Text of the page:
War effect on fertility behavior in the Democratic Republic of Congo
preprintposted on 19.03.2021, 17:10 by Elina Elveborg Lindskog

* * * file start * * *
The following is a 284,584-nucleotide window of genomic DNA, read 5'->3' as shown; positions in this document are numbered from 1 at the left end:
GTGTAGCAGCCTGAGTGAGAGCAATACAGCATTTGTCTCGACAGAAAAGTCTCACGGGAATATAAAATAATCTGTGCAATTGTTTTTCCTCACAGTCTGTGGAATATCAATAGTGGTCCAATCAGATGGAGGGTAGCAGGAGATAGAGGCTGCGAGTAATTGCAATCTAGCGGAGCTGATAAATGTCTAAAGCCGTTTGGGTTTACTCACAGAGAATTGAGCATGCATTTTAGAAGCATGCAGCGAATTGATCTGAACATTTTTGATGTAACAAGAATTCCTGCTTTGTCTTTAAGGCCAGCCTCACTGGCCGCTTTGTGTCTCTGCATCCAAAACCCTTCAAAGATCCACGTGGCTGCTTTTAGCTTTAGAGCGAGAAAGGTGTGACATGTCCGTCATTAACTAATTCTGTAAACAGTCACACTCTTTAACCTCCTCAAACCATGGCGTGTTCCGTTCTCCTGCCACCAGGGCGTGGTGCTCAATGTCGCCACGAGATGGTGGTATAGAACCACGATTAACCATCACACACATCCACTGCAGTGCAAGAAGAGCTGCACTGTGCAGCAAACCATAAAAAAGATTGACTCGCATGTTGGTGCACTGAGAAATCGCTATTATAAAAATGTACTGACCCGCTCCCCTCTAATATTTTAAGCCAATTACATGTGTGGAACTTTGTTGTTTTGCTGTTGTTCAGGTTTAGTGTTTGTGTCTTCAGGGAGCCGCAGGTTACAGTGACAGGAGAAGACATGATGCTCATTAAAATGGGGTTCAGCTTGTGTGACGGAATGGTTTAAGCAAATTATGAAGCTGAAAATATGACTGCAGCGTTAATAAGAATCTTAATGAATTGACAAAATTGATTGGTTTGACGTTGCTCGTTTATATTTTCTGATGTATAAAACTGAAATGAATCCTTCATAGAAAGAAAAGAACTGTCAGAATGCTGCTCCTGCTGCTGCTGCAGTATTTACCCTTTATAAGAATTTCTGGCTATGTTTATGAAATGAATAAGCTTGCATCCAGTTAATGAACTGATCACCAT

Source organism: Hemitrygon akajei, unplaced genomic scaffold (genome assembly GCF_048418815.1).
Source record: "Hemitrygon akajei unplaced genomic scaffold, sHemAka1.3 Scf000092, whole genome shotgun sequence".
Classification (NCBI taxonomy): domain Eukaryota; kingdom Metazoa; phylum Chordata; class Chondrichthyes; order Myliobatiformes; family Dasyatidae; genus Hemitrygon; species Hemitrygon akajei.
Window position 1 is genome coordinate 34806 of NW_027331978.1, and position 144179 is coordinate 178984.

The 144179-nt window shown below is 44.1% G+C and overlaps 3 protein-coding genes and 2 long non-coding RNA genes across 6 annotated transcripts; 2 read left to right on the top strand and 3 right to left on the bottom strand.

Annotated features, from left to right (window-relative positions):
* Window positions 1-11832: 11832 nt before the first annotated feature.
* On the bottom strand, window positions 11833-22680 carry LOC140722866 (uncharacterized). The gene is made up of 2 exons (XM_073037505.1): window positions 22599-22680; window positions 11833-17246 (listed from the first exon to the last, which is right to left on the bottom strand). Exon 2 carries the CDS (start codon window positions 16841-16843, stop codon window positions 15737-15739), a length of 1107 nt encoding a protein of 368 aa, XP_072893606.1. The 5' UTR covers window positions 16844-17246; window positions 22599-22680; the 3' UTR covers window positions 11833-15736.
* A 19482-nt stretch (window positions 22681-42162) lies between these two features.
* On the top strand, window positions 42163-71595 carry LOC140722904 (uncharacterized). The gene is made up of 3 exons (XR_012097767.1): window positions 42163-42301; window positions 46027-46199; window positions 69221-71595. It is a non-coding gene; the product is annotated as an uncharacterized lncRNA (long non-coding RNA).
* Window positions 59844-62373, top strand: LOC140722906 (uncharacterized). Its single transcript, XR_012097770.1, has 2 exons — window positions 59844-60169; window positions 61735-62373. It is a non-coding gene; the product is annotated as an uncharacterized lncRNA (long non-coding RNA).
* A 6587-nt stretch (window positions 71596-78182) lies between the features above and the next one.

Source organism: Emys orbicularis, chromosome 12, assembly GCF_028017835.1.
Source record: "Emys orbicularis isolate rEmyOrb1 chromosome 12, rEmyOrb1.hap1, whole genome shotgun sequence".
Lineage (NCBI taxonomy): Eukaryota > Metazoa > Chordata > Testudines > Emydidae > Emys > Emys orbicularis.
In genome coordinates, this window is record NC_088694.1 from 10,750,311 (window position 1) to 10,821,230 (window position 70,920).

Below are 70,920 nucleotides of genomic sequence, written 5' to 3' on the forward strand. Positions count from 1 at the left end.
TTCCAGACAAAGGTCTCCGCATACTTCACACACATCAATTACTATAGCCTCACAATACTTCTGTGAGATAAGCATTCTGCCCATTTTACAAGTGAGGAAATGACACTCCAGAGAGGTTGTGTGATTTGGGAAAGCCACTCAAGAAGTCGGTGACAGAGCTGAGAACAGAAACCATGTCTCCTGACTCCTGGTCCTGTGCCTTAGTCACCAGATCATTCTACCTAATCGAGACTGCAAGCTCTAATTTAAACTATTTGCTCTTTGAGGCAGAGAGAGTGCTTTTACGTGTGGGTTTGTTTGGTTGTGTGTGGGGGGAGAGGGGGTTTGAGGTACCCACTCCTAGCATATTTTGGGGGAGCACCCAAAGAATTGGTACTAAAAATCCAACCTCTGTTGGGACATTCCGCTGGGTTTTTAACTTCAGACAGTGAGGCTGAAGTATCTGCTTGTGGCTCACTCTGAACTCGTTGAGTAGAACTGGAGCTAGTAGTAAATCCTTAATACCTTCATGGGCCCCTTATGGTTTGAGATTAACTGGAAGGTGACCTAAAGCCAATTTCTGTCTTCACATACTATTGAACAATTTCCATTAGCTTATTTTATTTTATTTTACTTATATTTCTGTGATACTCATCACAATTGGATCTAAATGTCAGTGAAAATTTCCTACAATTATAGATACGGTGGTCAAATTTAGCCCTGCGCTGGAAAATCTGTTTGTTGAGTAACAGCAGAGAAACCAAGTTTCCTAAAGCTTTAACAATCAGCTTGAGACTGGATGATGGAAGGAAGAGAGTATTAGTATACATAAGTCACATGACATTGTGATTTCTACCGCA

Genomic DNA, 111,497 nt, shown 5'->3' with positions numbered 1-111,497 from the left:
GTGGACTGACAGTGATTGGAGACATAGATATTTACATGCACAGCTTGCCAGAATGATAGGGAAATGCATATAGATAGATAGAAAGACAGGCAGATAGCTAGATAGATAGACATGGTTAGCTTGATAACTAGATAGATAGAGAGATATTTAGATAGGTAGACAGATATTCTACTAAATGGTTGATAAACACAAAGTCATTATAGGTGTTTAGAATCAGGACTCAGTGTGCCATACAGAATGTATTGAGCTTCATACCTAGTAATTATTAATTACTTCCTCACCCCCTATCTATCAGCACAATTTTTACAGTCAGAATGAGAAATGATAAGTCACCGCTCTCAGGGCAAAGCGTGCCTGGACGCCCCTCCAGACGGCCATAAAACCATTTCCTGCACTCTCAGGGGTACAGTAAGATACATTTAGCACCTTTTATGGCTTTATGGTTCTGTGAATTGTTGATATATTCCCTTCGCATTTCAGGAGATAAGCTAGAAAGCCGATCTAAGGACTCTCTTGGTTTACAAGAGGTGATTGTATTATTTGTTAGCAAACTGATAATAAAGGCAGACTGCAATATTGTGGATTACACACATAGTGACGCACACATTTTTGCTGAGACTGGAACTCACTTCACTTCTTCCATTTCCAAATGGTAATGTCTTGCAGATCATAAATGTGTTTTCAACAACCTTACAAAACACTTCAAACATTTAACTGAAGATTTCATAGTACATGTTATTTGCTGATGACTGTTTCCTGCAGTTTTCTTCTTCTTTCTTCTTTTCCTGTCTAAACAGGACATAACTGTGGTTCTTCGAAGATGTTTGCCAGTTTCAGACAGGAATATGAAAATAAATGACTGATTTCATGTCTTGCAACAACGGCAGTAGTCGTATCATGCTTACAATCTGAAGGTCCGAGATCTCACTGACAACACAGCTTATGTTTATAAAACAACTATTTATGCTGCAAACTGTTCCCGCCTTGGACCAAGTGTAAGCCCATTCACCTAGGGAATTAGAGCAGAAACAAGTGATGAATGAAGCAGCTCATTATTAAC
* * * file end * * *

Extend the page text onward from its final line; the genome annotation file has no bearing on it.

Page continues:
Wartime fertility decline and post-war rebound in fertility have been found in both Western societies after the World Wars as well as in war-affected areas in developing countries. The Democratic Republic of Congo (DRC) seems to deviate from this pattern, maintaining a high total fertility rate despite the Congolese wars of 1996-2003 and lingering conflict in East DRC. This study explores the relationship between war and fertility by linking individual reproductive life courses to the occurrence and intensity of war. Geo-referenced conflict data are liked to women’s exposure to the risk of a first or subsequent birth. The first birth risk increased during the Congolese war and in the period immediately following. Higher-order birth risks plateaued during the war but decreased thereafter. Taken together, the results are consistent with a postponement and eventual onset of a fertility transition in the DRC.